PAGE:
Carnival of Space #272

It’s time for another roundup of the latest space news from various blogs around cyberspace; something we call Carnival of Space. Watch your step and look up as you board the latest ride through the carnival.

Perhaps the biggest, certainly the most exciting, news last week was the announcement from the European Southern Observatory of a scorching world orbiting uber-close to Alpha Centauri B. It’s also the lightest exoplanet discovered around a Sun-like star, reports Next Big Future.  Nancy Atkinson at our host Universe Today detailed the new finding. Astroblogger offers reflections (and a celestia file) on the recent Earth-sized red-hot planet.

Artist's impression of the planet around Alpha Centauri B.

This artist’s impression shows the planet orbiting the star Alpha Centauri B, a member of the triple star system that is the closest to Earth. Alpha Centauri B is the most brilliant object in the sky and the other dazzling object is Alpha Centauri A. Our own Sun is visible to the upper right. Credit: ESO

The Carnival is full of more information on this nearby world from The Meridian Journal and Aartscope

The official countdown toward the end of the world has begun (if you believe in that sort of thing). Nancy Atkinson of Universe Today explores the 2012 craziness and why people are so willing to get sucked into the hype.

CosmoQuest hits one million total craters between the Moon and asteroid Vesta. What are the fruits of this citizen science labor of love?

Next Big Future writes that Keck observations reveal the more details of Uranus than even the Voyager flyby in 1986.

Researchers presented infrared spectroscopy and mass spectrometry analyses of Apollo samples that reveal the presence of significant amounts of hydroxyl inside glasses formed in the lunar regolith by micrometeorite impacts.Lunar regolith is everywhere on the lunar surface, and glasses make up about half of lunar regolith. Finding hydroxl in the glass means that a huge amount of material that could be turned into water on the moon.

Spacex is developing a new more powerful engine that will enable a rocket to take 200 tons of payload to low earth orbit. Musk said the new rocket, which he calls MCT, will be “several times” as powerful as the 1 Merlin series, and won’t use Merlin’s RP-1 fuel. Beyond adding that it will have “a very big core size”, he declined to elaborate, promising more details in “between one and three years”.

NASA’s Commercial Crew Program (CCP) partner Blue Origin has successfully fired the thrust chamber assembly for its new 100,000 pound thrust BE-3 liquid oxygen, liquid hydrogen rocket engine. As part of Blue’s Reusable Booster System (RBS), the engines are designed eventually to launch the biconic-shaped Space Vehicle the company is developing. Blue Origin is a reusable rocket being developed by Jeff Bezos CEO of Amazon.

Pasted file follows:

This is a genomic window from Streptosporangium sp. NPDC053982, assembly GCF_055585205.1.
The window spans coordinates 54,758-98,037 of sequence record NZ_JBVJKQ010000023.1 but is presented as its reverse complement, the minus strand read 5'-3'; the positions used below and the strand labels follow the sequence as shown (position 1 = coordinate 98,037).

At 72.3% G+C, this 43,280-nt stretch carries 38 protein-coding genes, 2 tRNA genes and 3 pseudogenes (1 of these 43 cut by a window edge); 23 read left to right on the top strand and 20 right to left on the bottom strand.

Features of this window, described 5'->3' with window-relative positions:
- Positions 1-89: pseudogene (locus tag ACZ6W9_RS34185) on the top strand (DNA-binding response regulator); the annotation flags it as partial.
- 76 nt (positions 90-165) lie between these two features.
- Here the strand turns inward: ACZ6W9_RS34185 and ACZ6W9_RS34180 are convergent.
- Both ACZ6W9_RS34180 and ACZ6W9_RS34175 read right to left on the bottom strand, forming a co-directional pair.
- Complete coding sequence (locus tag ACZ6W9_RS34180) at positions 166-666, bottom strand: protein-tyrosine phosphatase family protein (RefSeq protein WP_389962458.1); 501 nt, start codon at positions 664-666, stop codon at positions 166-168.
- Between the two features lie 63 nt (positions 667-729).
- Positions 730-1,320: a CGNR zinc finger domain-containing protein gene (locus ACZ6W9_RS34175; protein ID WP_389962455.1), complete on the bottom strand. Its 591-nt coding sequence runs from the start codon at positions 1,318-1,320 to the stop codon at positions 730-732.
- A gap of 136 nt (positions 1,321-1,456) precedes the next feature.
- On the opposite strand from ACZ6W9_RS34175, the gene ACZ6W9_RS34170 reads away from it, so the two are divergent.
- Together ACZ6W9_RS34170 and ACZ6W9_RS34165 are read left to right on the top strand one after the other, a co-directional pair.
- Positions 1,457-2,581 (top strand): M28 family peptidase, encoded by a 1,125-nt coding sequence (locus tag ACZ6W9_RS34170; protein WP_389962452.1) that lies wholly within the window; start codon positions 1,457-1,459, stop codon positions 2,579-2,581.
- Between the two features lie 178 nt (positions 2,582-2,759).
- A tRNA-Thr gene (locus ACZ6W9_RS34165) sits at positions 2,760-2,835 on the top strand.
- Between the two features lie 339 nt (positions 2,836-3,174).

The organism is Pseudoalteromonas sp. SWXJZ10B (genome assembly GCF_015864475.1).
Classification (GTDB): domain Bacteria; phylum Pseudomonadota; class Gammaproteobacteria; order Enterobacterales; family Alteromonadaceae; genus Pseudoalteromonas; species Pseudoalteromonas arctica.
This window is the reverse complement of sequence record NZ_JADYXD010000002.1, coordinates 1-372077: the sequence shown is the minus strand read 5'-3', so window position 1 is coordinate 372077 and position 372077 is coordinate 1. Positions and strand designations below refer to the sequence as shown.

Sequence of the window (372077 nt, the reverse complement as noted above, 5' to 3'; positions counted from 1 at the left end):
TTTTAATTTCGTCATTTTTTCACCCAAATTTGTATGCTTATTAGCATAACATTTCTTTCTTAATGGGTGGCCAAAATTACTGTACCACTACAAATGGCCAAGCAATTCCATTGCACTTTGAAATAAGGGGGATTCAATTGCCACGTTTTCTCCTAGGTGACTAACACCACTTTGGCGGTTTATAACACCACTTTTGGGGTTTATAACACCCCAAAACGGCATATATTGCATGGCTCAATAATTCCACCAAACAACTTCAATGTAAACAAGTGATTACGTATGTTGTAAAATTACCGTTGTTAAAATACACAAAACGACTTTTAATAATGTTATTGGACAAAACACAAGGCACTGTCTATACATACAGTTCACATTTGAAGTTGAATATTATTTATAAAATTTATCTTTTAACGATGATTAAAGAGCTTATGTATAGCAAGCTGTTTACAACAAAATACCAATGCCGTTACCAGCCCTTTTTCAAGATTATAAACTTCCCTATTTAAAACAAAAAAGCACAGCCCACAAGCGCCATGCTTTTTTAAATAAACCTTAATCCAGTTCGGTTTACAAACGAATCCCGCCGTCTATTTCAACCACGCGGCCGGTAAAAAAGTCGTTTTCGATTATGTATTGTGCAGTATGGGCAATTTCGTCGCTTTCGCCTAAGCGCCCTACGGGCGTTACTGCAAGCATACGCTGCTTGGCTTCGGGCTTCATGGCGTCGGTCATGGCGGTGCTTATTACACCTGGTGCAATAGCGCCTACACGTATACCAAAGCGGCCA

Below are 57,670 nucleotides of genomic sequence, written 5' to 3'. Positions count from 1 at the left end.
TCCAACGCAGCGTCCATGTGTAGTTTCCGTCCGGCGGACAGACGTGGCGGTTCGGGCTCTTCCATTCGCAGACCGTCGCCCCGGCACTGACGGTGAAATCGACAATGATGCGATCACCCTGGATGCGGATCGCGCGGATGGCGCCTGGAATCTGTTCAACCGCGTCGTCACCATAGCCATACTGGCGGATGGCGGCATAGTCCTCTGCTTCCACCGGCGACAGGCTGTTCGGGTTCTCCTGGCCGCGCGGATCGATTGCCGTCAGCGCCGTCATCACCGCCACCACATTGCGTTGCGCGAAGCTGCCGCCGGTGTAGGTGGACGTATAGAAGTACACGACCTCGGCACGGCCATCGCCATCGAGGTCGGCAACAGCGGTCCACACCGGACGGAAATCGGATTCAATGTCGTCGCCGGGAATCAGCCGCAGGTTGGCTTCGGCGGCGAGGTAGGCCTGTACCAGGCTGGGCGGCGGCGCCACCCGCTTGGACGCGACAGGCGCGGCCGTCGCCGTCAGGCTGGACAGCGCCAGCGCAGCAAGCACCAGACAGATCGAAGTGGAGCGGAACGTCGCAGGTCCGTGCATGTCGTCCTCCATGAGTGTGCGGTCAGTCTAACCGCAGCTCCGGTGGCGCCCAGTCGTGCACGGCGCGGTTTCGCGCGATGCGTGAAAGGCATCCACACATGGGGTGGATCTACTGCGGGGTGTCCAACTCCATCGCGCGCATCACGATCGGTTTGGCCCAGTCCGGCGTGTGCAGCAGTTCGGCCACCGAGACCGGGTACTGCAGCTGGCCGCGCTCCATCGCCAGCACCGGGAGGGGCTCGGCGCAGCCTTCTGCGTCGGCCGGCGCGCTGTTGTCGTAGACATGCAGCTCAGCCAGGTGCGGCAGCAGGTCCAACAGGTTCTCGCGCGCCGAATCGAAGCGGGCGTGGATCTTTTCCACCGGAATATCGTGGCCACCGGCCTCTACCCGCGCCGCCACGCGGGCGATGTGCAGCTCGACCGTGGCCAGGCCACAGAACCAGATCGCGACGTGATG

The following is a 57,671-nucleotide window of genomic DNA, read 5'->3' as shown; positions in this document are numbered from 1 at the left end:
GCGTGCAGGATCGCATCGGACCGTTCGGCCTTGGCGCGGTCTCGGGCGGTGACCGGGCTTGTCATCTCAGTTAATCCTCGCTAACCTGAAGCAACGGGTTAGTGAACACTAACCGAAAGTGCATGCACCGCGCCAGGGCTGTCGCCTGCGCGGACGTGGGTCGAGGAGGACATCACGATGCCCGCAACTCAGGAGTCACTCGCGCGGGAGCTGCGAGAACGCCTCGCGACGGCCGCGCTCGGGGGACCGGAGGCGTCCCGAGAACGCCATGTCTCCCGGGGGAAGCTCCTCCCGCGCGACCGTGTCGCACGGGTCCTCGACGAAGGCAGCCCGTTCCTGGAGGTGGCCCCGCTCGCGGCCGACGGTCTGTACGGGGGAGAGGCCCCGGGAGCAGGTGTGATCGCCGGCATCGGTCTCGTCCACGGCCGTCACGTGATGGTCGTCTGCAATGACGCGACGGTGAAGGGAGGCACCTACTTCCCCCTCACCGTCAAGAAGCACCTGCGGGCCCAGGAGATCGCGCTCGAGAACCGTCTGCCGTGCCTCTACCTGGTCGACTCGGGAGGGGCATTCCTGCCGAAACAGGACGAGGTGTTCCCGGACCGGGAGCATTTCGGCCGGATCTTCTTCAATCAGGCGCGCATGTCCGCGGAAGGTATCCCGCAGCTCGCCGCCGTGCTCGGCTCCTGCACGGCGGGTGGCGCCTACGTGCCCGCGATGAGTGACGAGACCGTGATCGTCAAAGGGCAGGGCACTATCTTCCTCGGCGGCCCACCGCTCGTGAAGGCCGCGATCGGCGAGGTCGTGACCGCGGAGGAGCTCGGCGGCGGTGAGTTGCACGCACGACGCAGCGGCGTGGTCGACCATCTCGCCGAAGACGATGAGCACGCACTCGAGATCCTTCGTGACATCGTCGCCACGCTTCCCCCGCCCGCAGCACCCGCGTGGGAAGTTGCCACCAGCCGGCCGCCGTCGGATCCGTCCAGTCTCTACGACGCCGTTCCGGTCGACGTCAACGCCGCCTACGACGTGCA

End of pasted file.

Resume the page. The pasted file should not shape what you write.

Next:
The NH National Guard Child and Youth Program and NHNG Military Education Outreach Committee were proud to present a pilot science event with the Chandra Education & Outreach Group on October 14, 2012 in Concord, New Hampshire.

Cheap Astronomy presents a podcast on the Hubble Servicing Missions and the expected future for the telescope.

While Any Shira Teitel of Vintage Space readily admits Felix Baumgartner’s high altitude sky dive was awesome to watch, we may have missed an opportunity to teach a huge audience a thing or two about science.
Tranquility Base asks during the Cold War, did the U.S. or the Soviet Union ever launch an armed spacecraft? And, have there been any weapons in space since the cold war ended?
Encounter with Unidentified Flying Object in Southern Finland. The bright light and the irregular pace of the craft caught my attention. Read more on Links Through Space.

Eruptions on Io from Earth

Observations of several bright & young eruptions detected at short wavelengths (~2.1 microns) on the top and longer wavelengths (~3.2 microns) on the bottom since 2004 using the W. M. Keck 10-meter telescope (May 2004, Aug 2007, Sep 2007, July 2009), the Gemini North 8-meter telescope (Aug 2007), and the ESO VLT-Yepun 8-meter telescope (Feb 2007), all with their adaptive optics systems. The thermal signature of the Tvashtar outburst can be seen near the north pole on images collected in 2007. A new eruption on Pillan Patera was seen in Aug 2007. A young and bright eruption was detected on Loki Patera in July 2009. This is the last bright eruption that was detected in our survey; since then, Io’s volcanic activity has been quiescent. Credit: F. Marchis

You fancy yourself an armchair astronomer? John Williams writes at Universe Today about a group of California researchers who have stepped it up a notch by monitoring the intense volcanic eruptions on Jupiter’s strangest moon Io from the comfort of their home.

Lastly, peer into a tightly spun rainbow. Explore the arching tails of the Pinwheel Galaxy in this composite image featuring imagery from NASA’s Hubble, Spitzer, Chandra and GALEX telescopes.

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